I mostly had a problem with the stairs on some of the up/down parts. They were wooden stairs, but like many in the mountains, the wood at the front of the step is rounded (think a split log, curved side up). I get the premise, the rounded and raised top keeps stones from falling as easily, but I usually have to go down with my foot sideways, because I don’t feel comfortable balancing on the curved top when there isn’t anything to hold onto. BV trips right down them, but he has giant feet and anchors himself much better. Next time we go I have to try and get a picture of these damn stairs, because they suck. But at that time, I was more concerned about not falling in front of the children and random tourists. An older lady in front of us did fall a bit, but it was going up rather than going down. Step carefully, even in the tourist zones.

When we arrived at the Salzburg Hochthon (1853 meters), we didn’t take much of a break. Since we were now short on time, we wanted to see how far we could get. Just a quick break for photos, and then onward and downward.


Spot the nun…

At this point, we figured we only had about 2.5 hours left before we had to catch our cable car down. We resolved to hike about an hour or so forward, then turn back and grab something to eat before the descent. There were a few different paths, so we chose the one we thought went to the Berchtesgaden Hochthron, with the thought that maybe we could at least see it, as we were definitely not going to get there that day.


BV found a nice-looking and meadow-filled detour for us to take when it was time for a snack and my birthday present. At this point we had left the majority of people behind, but it was still busier than a lot of the trails we’ve done so far and we thought it was best to get out of the narrow path for a break. Going into the meadow we were totally on our own, except for one girl down at the bottom of a dip, who appeared to be sketching mountain flowers.

As for the gift, feast your eyes upon this magnificence…

untersberg39Damn right that’s a deer purse. It’s amazing, and I love it so hard.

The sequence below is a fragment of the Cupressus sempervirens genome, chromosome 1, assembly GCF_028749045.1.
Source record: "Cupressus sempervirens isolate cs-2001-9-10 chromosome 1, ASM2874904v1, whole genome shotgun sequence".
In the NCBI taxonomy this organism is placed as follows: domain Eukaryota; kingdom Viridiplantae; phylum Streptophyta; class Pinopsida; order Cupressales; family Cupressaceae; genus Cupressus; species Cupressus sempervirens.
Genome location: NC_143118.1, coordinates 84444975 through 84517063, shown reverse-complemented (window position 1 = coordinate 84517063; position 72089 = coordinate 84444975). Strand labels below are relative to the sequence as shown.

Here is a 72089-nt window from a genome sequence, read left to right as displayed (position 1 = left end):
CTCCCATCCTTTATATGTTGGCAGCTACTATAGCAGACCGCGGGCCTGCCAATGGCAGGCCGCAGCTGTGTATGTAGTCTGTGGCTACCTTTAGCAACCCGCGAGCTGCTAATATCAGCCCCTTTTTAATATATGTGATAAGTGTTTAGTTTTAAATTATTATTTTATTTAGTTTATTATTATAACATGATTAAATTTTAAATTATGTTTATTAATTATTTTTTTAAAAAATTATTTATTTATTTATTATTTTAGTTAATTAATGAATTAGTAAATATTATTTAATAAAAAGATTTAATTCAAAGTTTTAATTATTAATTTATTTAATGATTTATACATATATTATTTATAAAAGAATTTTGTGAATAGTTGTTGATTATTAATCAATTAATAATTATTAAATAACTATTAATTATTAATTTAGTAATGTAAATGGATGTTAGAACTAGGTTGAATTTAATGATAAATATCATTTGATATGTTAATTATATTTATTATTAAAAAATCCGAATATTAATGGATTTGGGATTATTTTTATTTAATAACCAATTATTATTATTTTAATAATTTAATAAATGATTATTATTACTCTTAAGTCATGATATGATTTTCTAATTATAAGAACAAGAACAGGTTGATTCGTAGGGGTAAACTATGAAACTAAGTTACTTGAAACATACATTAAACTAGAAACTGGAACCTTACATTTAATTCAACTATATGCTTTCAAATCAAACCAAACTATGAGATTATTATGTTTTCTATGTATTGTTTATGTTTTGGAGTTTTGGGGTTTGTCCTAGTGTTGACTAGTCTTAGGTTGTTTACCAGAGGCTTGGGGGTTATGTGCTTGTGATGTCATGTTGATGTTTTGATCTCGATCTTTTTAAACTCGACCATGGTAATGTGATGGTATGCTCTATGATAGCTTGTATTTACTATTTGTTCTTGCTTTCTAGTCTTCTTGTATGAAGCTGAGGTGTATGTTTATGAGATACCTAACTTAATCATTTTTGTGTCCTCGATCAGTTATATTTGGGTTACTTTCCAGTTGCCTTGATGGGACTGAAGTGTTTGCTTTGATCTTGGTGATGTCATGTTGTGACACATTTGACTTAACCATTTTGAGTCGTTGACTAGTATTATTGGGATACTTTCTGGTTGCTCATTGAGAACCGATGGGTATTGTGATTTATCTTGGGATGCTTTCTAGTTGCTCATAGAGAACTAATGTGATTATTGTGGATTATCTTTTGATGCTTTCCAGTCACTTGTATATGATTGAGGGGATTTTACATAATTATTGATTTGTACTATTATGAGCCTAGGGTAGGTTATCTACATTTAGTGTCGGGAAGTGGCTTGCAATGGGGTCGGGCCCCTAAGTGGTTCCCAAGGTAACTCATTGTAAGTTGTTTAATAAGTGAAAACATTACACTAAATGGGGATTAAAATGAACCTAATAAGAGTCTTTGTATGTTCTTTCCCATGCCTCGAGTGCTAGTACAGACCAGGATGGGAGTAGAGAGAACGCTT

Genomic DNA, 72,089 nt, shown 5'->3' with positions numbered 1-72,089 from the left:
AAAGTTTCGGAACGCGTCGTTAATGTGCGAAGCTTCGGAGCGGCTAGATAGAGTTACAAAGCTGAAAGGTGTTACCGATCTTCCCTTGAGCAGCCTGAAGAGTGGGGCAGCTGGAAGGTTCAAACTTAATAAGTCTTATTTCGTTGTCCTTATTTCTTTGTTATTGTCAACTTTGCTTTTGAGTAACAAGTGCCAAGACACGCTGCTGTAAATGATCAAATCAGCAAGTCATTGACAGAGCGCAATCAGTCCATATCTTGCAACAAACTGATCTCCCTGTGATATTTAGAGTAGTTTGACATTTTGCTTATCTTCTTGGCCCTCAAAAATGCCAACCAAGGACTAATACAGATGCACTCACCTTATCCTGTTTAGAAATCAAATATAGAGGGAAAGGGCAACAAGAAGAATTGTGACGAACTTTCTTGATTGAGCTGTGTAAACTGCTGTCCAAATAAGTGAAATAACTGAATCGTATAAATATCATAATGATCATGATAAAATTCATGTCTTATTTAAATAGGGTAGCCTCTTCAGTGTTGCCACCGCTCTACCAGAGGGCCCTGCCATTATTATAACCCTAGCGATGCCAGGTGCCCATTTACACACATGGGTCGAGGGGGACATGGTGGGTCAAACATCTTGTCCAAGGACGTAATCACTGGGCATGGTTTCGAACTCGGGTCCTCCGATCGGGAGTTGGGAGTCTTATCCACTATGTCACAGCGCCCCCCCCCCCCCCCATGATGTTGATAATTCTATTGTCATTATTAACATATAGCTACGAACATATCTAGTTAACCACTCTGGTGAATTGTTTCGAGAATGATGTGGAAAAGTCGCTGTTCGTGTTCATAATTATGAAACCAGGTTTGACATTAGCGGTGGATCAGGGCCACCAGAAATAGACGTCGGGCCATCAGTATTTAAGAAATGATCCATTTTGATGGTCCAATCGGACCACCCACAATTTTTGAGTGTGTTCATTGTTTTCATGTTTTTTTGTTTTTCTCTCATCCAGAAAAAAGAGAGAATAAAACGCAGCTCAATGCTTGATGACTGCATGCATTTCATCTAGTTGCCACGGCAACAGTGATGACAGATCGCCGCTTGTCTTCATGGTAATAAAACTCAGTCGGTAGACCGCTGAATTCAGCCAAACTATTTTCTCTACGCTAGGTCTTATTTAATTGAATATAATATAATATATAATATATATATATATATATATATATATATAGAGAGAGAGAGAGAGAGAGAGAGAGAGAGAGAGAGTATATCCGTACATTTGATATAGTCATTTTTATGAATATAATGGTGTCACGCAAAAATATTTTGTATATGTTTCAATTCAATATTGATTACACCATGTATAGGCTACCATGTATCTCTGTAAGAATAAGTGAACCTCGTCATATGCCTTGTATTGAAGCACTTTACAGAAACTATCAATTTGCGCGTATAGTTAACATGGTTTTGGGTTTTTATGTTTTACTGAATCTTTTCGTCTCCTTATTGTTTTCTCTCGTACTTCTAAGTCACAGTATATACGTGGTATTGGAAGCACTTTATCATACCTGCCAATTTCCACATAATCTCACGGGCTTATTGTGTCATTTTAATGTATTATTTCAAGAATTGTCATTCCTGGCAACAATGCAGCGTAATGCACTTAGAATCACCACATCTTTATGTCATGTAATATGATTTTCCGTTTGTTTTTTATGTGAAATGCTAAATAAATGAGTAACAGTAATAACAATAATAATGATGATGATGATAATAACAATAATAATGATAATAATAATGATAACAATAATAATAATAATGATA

We had a little more time, so we pressed on, and were rewarded with a pretty sick view before the trail dipped down into the saddle. Some parts here were getting tricky, and we thought it best to stop there. It’s always better to stop before you have to go down and climb back up again. But before we go, pictures!

Our hike to the start of the saddle had taken us a bit more than an hour, but of course the trip back was only about 30 minutes. We took a shortcut, bypassing the Salzburg Hochthron and instead following a (way steeper than it looked) ski trail that intersected with the main path. The good part about being early to the cable car meant we had time for lunch instead of just a beer and a snack. We grabbed the last available table at the shelter, flagged down one of the incredibly busy waiters, and ordered ourselves beers and some Käsespätzle. It was delicious, but rather than taking pictures of that (boring), I give you….

I do have a love for the slightly stereotypical and sometimes cheesy Bavarian-style decor, but that toilet lid really takes it to a whole new level.

Since I can’t close this post with a picture of toilet lid (I have some standards. Not many, but some.), I’ll leave you instead with some mountain flora and fauna. Because flowers are always a good idea.

untersberg18Mmmmm. That’s more like it.

And Untersberg? Don’t you worry… we will regroup, maybe plan slightly better, and we shall be back. Rumor has it that you’re magical, and we didn’t see nearly enough.


Have you been to the Untersberg?


5 thoughts on “Gone Hiking: Untersberg, Austria

  1. Oooh, gorgeous! I’ve only been on the Untersberg when it was covered in snow. (And my insane boyfriend actually wanted to take the cable car up and then hike back down! At New Year!! Luckily for me the hiking path was closed so it was cable car only in BOTH directions :-P)

    • Whew, good thing you didn’t! Can’t imagine hiking down on New Year’s Day and then getting stuck. Not where you want to be after too much champagne, I daresay. 😉 We really couldn’t find much info online, so thank goodness for the hotel lady. I’d love to see it in snow, and we did actually try when we went in Dec. 2012, but it was closed for maintenance. Oh well, just another reason to go back! 🙂

  2. Pingback: Lest I Forget: 7 Years Down | Heather Goes to Deutschland